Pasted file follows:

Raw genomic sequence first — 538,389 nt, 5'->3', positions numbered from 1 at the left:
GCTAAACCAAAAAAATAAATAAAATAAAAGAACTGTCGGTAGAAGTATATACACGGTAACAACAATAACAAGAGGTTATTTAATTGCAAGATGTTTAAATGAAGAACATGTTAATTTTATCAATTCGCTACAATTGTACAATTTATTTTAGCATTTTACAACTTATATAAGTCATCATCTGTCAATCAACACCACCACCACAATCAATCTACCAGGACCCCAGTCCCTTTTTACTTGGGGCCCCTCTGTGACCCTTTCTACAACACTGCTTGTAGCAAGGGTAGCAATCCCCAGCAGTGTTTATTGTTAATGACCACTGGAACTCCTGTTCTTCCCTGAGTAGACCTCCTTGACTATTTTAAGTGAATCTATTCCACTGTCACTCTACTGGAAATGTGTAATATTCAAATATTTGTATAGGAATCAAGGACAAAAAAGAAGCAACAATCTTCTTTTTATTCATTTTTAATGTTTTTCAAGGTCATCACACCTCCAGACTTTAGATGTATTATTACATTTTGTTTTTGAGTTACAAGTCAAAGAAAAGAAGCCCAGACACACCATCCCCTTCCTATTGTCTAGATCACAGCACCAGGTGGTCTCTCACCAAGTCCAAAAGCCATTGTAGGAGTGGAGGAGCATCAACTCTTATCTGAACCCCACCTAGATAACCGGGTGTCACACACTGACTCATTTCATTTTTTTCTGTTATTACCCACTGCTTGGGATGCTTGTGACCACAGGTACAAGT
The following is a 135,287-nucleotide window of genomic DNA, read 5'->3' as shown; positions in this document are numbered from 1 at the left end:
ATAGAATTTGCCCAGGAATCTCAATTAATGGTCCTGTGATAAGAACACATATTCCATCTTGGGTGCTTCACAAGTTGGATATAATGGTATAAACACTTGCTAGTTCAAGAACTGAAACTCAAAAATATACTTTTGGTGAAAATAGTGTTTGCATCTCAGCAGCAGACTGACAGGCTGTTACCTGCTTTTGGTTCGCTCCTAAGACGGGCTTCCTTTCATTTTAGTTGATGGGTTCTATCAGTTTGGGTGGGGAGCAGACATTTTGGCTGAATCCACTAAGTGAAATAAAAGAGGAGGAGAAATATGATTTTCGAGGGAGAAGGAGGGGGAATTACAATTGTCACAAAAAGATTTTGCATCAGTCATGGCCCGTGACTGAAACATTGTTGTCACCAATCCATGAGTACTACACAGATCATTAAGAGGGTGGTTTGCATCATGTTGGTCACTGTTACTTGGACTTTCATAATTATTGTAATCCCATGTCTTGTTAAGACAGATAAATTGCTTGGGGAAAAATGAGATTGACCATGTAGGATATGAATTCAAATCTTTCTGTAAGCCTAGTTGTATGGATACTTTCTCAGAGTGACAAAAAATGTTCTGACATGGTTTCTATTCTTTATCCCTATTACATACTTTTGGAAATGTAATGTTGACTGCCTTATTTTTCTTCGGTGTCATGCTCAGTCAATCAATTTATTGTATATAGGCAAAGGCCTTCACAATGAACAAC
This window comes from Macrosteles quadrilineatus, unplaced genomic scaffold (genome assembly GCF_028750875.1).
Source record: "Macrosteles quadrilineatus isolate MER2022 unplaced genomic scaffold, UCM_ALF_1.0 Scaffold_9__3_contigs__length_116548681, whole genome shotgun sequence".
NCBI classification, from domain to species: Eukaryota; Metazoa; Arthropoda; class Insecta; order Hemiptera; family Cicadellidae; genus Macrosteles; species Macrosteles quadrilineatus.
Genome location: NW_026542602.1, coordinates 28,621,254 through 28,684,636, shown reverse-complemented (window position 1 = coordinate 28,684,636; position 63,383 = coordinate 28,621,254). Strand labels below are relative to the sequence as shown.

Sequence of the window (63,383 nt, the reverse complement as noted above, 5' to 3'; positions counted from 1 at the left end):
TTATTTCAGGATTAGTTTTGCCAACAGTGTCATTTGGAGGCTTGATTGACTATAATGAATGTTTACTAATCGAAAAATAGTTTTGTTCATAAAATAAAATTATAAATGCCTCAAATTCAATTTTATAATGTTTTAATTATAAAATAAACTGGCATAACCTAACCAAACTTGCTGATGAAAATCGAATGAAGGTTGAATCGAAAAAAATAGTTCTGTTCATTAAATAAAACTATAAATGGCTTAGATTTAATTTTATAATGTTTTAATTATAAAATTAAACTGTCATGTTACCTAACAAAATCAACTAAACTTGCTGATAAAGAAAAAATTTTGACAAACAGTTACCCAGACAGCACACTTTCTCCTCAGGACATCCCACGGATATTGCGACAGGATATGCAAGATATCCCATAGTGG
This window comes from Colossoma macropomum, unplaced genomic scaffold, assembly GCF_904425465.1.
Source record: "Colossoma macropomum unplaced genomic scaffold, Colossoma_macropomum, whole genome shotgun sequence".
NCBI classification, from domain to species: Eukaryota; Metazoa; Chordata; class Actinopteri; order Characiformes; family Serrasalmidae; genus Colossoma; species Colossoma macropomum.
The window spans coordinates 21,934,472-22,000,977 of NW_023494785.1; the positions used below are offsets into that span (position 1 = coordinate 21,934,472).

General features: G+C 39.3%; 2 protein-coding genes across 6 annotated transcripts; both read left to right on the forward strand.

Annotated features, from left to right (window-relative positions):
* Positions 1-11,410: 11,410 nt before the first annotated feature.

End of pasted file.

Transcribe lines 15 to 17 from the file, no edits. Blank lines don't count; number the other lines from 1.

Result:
General features: G+C 39.3%; 2 protein-coding genes across 6 annotated transcripts; both read left to right on the forward strand.

Annotated features, from left to right (window-relative positions):
* Positions 1-11,410: 11,410 nt before the first annotated feature.